It is worth pointing out what exactly enantiomers are: exact mirror images of each other. Most of what enantiomers do and don't do can be understood by remembering that basic definition and applying it logically.
First, let's compare a chiral compound to an achiral one. Imagine an achiral molecule in front of a (molecular-sized) mirror. The orientation does not matter; the mirror will show a mirror image. Take a screenshot of the picture in the mirror. By definition, it will be possible to take that achiral molecule and rotate it so that it looks exactly like the screenshot you just took, except that you aren't using the mirror.
Whichever macroscopic property of the pure material you decide to measure, the resulting value is typically one of two things: either a simple number with a unit (i.e. it is a non-directional property; e.g. melting point) or a directional vector (e.g. rotation of polarised light. Each individual molecule will contribute identically to the simple-number properties; whereas the directional properties will typically be averaged out as there will always be a molecule oriented exactly opposite in a large enough sample.
Enantiomers on the other hand cannot be mapped onto their mirror image. Thus, it will be impossible to find a molecule oriented in exactly the opposite way in a pure sample of a single enatiomer. However, you are able to produce an equally pure sample of the opposite enantiomer, i.e. the exact mirror image. Now, the simple-number type of macroscopic properties will remain unaffected by which enantiomer you are measuring but those properties that are vector-based will be opposite, as they cannot be internally compensated.
Therefore it follows that unlike your first sentence enantiomers do not have similar properties but identical ones save those where direction actually matters. The most common example of an experiment where direction matters is the rotation of polarised light.
However, this difference is a consequence of the molecular structure; not the other way around. It is worth remembering that.
Now we move on to the interaction between a chiral compound and another compound, be it achiral or chiral. You can do some macroscopic experiments to investigate this, if the thought experiment isn't conclusive enough. For example, take a (small!) figure or sculpure or whatever of a human being or animal whose arms or legs are doing different things. This could be your chiral molecule. As an achiral object, you could take e.g. a mug. Play around with the two to see how they interact. You will be able to get 'better fits' one way but not the other way. For example, if your figure has one arm bent at an angle while the other is straight, this angled arm can probably easily lock around the mug's handle while they are both standing on the table; not, however, using the other arm. This is akin to a chiral molecule reacting with an achiral one in a stereospecific manner.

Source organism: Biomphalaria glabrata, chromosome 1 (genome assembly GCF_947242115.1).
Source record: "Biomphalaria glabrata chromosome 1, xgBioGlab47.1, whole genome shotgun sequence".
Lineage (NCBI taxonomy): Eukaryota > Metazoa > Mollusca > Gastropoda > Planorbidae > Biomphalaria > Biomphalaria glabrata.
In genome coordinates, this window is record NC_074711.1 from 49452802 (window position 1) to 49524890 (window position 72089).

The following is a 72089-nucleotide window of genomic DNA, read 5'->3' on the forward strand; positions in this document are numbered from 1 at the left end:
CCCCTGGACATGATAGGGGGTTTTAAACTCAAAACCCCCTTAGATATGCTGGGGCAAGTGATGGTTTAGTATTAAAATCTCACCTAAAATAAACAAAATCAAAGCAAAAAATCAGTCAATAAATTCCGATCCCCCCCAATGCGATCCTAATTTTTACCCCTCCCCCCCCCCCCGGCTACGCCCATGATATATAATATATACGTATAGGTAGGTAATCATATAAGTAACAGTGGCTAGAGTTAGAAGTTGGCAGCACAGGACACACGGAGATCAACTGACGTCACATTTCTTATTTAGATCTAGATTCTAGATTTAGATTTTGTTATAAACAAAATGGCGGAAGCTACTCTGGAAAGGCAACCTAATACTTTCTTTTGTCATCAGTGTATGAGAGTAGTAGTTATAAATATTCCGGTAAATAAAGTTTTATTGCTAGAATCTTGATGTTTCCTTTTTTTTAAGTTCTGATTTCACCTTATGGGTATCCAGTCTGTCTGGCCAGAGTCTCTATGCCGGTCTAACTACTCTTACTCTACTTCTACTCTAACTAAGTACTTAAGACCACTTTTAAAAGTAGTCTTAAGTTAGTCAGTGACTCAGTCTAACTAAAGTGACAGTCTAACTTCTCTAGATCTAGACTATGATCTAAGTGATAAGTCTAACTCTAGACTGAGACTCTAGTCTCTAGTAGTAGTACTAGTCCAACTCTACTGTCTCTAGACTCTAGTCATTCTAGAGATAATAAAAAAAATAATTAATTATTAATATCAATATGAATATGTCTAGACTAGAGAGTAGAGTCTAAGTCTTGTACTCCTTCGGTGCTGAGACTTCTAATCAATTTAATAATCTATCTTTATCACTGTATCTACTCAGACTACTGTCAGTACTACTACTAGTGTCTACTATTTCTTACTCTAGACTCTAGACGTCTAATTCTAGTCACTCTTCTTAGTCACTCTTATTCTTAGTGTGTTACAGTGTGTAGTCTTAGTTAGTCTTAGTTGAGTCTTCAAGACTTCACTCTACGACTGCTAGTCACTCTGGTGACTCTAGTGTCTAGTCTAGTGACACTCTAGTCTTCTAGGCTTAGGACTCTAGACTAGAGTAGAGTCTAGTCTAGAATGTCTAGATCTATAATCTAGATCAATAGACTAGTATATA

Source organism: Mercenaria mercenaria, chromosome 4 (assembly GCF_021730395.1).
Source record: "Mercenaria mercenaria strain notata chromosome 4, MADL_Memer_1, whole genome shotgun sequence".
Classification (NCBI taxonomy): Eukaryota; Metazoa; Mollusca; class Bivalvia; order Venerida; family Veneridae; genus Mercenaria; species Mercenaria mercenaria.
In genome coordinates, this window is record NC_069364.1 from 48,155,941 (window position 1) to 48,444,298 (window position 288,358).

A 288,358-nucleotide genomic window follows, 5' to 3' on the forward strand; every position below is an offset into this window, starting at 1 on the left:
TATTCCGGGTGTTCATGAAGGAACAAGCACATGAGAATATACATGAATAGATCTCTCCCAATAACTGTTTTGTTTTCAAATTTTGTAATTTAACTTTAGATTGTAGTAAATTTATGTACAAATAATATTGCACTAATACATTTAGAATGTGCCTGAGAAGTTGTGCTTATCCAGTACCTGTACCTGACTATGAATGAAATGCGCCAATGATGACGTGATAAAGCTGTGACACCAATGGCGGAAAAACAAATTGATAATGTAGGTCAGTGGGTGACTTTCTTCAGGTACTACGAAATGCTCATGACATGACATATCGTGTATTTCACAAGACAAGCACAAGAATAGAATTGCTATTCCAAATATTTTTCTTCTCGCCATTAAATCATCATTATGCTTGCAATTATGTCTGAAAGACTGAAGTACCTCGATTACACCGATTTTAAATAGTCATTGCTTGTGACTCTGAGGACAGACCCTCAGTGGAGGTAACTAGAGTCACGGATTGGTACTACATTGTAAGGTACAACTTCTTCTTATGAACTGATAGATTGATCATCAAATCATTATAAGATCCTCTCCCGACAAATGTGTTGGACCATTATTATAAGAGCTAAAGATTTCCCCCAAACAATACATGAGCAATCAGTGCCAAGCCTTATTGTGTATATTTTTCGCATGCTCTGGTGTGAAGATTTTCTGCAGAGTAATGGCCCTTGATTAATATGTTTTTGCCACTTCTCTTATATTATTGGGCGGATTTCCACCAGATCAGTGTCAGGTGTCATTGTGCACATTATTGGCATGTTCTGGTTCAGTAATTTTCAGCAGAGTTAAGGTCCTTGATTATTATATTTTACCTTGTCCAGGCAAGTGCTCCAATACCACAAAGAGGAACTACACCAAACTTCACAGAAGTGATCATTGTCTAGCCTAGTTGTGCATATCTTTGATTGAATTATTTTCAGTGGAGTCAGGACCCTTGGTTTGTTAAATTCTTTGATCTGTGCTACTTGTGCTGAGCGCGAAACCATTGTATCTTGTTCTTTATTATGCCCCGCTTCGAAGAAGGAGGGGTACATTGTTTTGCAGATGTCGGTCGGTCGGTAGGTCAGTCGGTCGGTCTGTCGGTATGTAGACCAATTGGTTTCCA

To understand how two chiral molecules interact, use two such asymmetric figures and see what you can do. One way will 'fit' notably 'better' than the other way. Finally, image one of the figures being a mirror image of itself. Now, the interaction will be markedly different and they may not even fit together at all. (Of course, it would be ideal if you had some kind of mirror images of figures but I'm not sure if that's all that common. Some kind of irl 3D tetris blocks perhaps?)
This is the gist behind the image in Tiberius' nice and succinct answer. The ramblings herein only serve to further illustrate the point and to allow a thought path to be re-understood.
Finally, I will briefly address that Alchemista's comment can also be understood in this context but I will argue that Alchemista's examples are not physical properties of the pure compound and thus not really applicable to the first part of this answer.